The fall of Baghdad, and a friendship forged
Iraqi journalist Kholoud al-Amiri had only just arrived in Baghdad to start a new job when US forces invaded.
By Kholoud al-Amiri
The taxi driver refused my offer to pay him 100,000 Iraqi dinars (US$68) to drive me from Baghdad back to my family’s house in Karbala. It was a huge amount of money for a journey that, at that time, only cost around IQD2,500 (US$1.70).
But the driver said he was not about to risk his life for money – he had heard that Karbala had fallen to American forces and that they were advancing towards Baghdad.
I had only just left home, three days ago, to start work at a Baghdad-based newspaper. After we heard the US had invaded, I was terribly worried about my family back home and had come to a nearby garage, a starting point for the many private buses and shared taxis that form the country’s transport system, to see about getting back to Karbala.
Most of the drivers in the garage were angry or frightened or both. Landlines were not working, so they had no news about what was going on, and they didn’t want to drive anywhere. Most of them were stranded in Baghdad so they slept in the garage, waiting for the fighting to settle down.
“Baghdad will fall in a few hours, and I will take my bus to [Iraqi] Kurdistan and sell it,” one of the bus drivers told me. “I consider it a reward for all my years of service,” he said.
But I was desperate to get back to my family so I decided to walk to another neighbourhood, where my friend Ikhlas and her family live. My plan was simply to continue walking.
The streets were empty and the usual public transport – the half-destroyed minibuses that Iraqis call Tatas – had disappeared. Nearly half of the residents of Baghdad seemed to have left for other cities while the other half stayed at home, searching for news on local and international radio stations and desperately hoping that all would be well.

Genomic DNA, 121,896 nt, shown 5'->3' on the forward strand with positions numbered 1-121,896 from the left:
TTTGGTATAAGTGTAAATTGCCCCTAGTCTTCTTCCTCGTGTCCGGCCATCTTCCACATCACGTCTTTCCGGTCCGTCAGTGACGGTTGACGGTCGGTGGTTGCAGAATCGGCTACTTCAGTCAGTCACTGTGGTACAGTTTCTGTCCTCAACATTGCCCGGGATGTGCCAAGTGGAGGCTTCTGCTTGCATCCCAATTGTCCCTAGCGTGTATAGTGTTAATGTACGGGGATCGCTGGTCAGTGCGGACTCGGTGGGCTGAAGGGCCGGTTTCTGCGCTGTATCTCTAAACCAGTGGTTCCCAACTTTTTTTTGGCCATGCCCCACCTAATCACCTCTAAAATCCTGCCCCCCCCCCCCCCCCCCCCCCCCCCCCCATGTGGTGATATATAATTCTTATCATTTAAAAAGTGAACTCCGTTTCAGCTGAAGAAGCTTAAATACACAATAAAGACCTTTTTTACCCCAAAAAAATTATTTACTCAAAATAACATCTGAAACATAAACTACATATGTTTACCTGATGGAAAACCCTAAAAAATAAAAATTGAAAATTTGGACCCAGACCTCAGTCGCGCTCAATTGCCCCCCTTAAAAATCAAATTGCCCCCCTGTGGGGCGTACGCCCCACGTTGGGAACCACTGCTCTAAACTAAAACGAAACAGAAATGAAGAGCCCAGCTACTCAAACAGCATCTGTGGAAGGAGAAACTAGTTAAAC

As I was walking, I was surprised to see large numbers of teenagers dressed in military uniforms in Zawraa park.
The park was filled with soldiers, who were ostensibly to make up the city’s internal defence forces. But most of them seemed to be frightened kids. Some jumped the fences and left the park and as soon as they reached the street, they replaced their military uniforms with civilian clothes. The soldiers left their vehicles behind but took their guns. Everyone was afraid. I understood from the soldiers’ conversations that some of their officers advised them to leave to save their lives.
I couldn’t help but think about the scared faces of the drivers and the teenage soldiers as I walked.
After walking for about an hour, I met some young men on the side of the road, perhaps waiting for a bus to pick them up. I was the only woman there and despite their fear, they were surprised to see me, as if to ask what brought me to the street at this time.
But basically I was a lost Karbala girl who only knew one way to reach her friend’s house – so I had taken it. If I got off the main road, I wouldn’t know where I was.
As I walked, I thought of my family. Did my mother and brothers die? Did the American forces bomb my village as they advanced? I had this feeling that if I returned to Karbala, I would not find any of my family alive. What if that was correct? Would I kill myself ?
I felt like my head was going to explode.
But then, a minibus pulled over and called out the name of my friend’s neighbourhood, Amiriyah. So along with the other people there, I ran to get a seat on the bus.
I managed to get to her house by sunset. I told her family what I’d seen on the streets and we spent time trying to get more news on everything from the Voice of America to the BBC, all of which had very different news than the local radio stations.
Two hours after I got to Ikhlas’ house, there was a knock on the door. My friend’s father opened the door and suddenly voice rang out: “Thank God he is safe.”
It was my Ikhlas’ brother, wearing a dirty military uniform and holding a white flag in his hand. The latter saved his life after he left his unit.